It was originally called The Big Heart. Daryl Zanuck the shrewd head of Twentieth Century Fox couldn't buy the image of Santa Claus in a court room. But like so many ventures Miracle On 34th Street (1947) came about because of passion, in this case that of Director George Seaton who had gone to New York on his own and made arrangements with the real Mr. Macy and Mr. Gimbel to film inside their department stores. Impressed by Seaton's commitment Zanuck gave the show a green light.
Who would play the little girl who didn't believe in Santa Claus? Seaton agonized over it, until the assistant director remembered an amazing child prodigy from Santa Rosa, California who could cry on cue. Her name was Natasha Nikolaevna Gurdin renamed Natalie Wood after director Sam Wood . The same Natalie Wood who would later go out on a hotel room ledge and threaten to jump when her boyfriend Elvis Presley ignored her to play poker with Memphis Mafia. The same girl who would infuriate fellow cast members of West Side Story (1961) with her tardiness, her refusal to learn simple dance steps and her insistence on long lunch breaks to visit with her analyst. But the seven-year-old Natalie had none of the typical child star precocious behavior, she gained the respect of her co-stars on the Miracle set with her professional demeanor, earning the nickname One-Take-Natalie.
Like all filmed on location movies there were logistical problems. The sequence where Santa was taken to Bellevue was done without permission. The famous hospital would not cooperate with Hollywood because they had been portrayed badly in earlier films, they were not swayed by the sight of a sickly, freezing cold Santa Claus (Edmund Gwenn) bundled up under blankets in a car, waiting to shoot his scenes. The filmmakers were forced to shoot only the car approaching the building's entrance and edit the rest later. Another difficulty was getting permission to shoot the Macy's parade from the apartment dwellers on 34th street which had to be done right the first time, there could be no retakes. The film crew paid the ladies of the house to place the cameras in their windows. Then their husbands came home, complained about the inconvenience and demanded their own equal share. Most difficult to film was the sickly but determined Edmund Gwenn who would win an Oscar for playing Kris Kringle. He suffered from a bladder control problem but couldn't stand the thought of someone taking his place in the parade. The children who stood on the sidewalk waving at Santa never saw the long tube under his cloak.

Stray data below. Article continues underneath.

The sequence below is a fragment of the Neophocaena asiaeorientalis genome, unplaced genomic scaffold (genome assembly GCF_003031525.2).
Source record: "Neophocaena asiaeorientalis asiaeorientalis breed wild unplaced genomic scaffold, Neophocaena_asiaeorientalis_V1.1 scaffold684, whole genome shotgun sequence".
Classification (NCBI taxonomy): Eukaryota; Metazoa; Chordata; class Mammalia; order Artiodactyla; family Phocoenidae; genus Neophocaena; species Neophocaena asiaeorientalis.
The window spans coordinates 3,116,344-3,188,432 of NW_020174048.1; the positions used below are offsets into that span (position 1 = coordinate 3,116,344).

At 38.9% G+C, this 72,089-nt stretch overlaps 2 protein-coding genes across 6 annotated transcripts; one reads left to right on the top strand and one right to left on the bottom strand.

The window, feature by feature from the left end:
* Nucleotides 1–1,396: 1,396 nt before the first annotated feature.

Overcoming his initial reluctance Daryl Zanuck who was famous for his memos, made suggestions to improve the film's story. The mother Doris, played by Maureen O'Hara was too cold, she would scare a man like Fred (John Payne) off, she had to be made warmer to the audience by explaining that she had been burned by an earlier relationship and that's why she didn't want her daughter believing in Santa Claus. Zanuck also felt that they shouldn't overdo the scenes where Macy's employees recommend that their customers go shopping at Gimbels, just some simple dialogue was enough to get the point across. But despite the loud cheering by preview audiences when Santa Claus was declared sane in the courtroom scene, Zanuck never had full confidence in the film. He put it in theaters in July, the busiest time of year for moviegoers, and told his marketing staff to hide from the public that the film was about Christmas.
One reference in the Miracle script that's now dated was when Kris Kringle's psychiatrist mentioned a man in Hollywood who passed himself off as Russian Prince and owned a restaurant. It was a dig at Mike Romanoff, a colorful fraud whose Rodeo Drive eatery was a fun sanctuary for Hollywood's most notorious figures. One night FBI head J. Edgar Hoover was dining at Romanoffs when he was approached by an actual jewel thief named Swifty Morgan. "Like to buy these gold cuff links?" Amused, Hoover offered $200. "Oh come on John the reward is more than that!"
Stephen Schochet is the author and narrator of the audiobooks Fascinating Walt Disney and Tales Of Hollywood. The Saint Louis Post Dispatch says," these two elaborate productions are exceptionally entertaining." Hear realaudio samples of these great, unique gifts at www.hollywoodstories.com.